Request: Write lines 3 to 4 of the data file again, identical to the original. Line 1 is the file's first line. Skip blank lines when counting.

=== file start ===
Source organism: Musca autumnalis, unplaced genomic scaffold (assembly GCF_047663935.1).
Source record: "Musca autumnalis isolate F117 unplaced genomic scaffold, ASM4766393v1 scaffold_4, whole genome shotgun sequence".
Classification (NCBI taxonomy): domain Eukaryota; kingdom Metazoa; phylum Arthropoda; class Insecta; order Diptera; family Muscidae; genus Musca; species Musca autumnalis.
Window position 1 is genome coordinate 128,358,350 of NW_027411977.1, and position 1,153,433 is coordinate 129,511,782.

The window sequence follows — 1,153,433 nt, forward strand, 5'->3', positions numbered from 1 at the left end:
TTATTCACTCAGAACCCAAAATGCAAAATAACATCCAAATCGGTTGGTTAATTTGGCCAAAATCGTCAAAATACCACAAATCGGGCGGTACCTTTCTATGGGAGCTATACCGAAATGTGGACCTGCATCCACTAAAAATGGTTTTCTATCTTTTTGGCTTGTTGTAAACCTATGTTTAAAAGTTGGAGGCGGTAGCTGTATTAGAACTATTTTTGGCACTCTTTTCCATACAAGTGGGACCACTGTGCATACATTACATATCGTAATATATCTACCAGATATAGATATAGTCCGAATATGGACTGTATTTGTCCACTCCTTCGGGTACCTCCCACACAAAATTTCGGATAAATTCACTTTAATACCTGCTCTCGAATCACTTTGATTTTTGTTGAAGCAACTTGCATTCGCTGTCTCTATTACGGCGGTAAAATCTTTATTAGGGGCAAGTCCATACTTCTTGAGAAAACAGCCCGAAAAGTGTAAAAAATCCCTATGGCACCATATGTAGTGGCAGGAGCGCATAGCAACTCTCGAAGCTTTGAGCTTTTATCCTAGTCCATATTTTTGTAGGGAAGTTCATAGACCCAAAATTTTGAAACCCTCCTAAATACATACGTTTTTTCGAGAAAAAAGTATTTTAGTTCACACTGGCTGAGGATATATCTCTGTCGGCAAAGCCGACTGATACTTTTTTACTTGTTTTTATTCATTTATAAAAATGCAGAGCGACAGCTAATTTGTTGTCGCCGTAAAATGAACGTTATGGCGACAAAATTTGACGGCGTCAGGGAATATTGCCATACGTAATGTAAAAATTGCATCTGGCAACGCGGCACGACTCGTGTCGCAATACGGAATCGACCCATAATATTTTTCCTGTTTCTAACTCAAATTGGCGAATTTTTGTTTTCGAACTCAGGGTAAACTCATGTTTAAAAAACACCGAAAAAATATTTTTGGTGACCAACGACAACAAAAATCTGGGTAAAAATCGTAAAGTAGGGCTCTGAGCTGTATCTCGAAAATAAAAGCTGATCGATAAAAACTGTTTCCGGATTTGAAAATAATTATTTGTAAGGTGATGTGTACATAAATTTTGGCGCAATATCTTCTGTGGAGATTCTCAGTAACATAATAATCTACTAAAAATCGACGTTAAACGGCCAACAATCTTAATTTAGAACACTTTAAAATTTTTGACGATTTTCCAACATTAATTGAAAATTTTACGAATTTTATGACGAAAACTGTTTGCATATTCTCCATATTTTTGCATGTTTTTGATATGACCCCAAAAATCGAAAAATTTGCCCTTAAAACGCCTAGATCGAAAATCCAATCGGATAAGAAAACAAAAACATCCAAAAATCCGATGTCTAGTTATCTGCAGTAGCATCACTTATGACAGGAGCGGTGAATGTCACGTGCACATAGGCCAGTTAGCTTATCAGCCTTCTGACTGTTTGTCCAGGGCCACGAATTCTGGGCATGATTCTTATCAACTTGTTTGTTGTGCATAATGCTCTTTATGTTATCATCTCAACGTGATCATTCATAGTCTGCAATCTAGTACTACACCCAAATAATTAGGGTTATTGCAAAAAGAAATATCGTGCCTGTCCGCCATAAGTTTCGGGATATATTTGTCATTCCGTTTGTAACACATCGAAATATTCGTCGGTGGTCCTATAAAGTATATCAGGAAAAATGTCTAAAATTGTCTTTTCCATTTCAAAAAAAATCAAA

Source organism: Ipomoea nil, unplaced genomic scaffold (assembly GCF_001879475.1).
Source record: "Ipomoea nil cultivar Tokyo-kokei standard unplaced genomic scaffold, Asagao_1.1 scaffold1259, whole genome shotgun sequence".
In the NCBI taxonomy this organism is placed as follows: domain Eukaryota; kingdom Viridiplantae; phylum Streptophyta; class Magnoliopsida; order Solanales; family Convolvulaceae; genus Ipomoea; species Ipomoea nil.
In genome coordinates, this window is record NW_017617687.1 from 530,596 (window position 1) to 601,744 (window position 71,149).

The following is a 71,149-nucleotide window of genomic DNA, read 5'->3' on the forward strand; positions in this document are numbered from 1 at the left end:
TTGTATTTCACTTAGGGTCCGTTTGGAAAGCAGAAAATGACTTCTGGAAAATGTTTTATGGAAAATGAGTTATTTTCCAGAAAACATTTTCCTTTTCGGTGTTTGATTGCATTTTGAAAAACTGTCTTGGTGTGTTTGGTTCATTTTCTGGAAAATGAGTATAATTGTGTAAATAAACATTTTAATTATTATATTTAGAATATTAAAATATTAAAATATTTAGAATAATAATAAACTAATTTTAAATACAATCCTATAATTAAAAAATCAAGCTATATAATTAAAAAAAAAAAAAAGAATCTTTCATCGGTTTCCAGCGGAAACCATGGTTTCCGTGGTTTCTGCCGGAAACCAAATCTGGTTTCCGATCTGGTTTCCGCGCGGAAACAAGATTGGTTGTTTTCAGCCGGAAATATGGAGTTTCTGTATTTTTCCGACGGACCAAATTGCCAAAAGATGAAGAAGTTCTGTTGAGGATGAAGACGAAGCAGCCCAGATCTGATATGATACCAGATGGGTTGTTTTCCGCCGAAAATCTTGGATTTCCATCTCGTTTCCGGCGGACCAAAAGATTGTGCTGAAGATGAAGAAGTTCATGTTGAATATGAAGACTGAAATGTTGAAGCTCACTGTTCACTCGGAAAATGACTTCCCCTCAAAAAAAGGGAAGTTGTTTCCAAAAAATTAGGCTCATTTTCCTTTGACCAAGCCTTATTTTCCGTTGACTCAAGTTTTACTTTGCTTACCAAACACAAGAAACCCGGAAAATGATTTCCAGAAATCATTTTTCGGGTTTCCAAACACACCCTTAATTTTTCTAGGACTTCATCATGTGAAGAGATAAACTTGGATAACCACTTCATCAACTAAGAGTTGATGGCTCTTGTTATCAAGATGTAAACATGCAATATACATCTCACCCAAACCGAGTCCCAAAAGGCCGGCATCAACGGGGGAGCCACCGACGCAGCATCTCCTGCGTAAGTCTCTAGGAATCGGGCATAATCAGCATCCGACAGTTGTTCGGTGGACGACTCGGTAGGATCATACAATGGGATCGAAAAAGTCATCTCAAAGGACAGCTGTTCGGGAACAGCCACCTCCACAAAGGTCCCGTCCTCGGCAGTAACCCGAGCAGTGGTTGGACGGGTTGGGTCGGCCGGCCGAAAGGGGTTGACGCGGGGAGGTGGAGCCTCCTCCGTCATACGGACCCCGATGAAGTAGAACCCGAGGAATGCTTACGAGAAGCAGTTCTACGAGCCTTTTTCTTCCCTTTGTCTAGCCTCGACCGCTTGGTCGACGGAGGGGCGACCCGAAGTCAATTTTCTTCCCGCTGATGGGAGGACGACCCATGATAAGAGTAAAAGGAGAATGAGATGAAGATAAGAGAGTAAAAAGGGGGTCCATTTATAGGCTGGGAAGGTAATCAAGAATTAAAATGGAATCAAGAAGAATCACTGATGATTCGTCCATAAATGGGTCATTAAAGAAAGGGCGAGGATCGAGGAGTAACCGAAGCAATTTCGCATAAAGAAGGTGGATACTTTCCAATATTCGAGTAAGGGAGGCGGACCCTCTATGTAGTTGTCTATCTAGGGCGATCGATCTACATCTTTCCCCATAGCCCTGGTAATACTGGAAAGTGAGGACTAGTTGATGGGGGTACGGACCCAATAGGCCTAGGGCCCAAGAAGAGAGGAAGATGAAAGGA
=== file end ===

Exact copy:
Classification (NCBI taxonomy): domain Eukaryota; kingdom Metazoa; phylum Arthropoda; class Insecta; order Diptera; family Muscidae; genus Musca; species Musca autumnalis.
Window position 1 is genome coordinate 128,358,350 of NW_027411977.1, and position 1,153,433 is coordinate 129,511,782.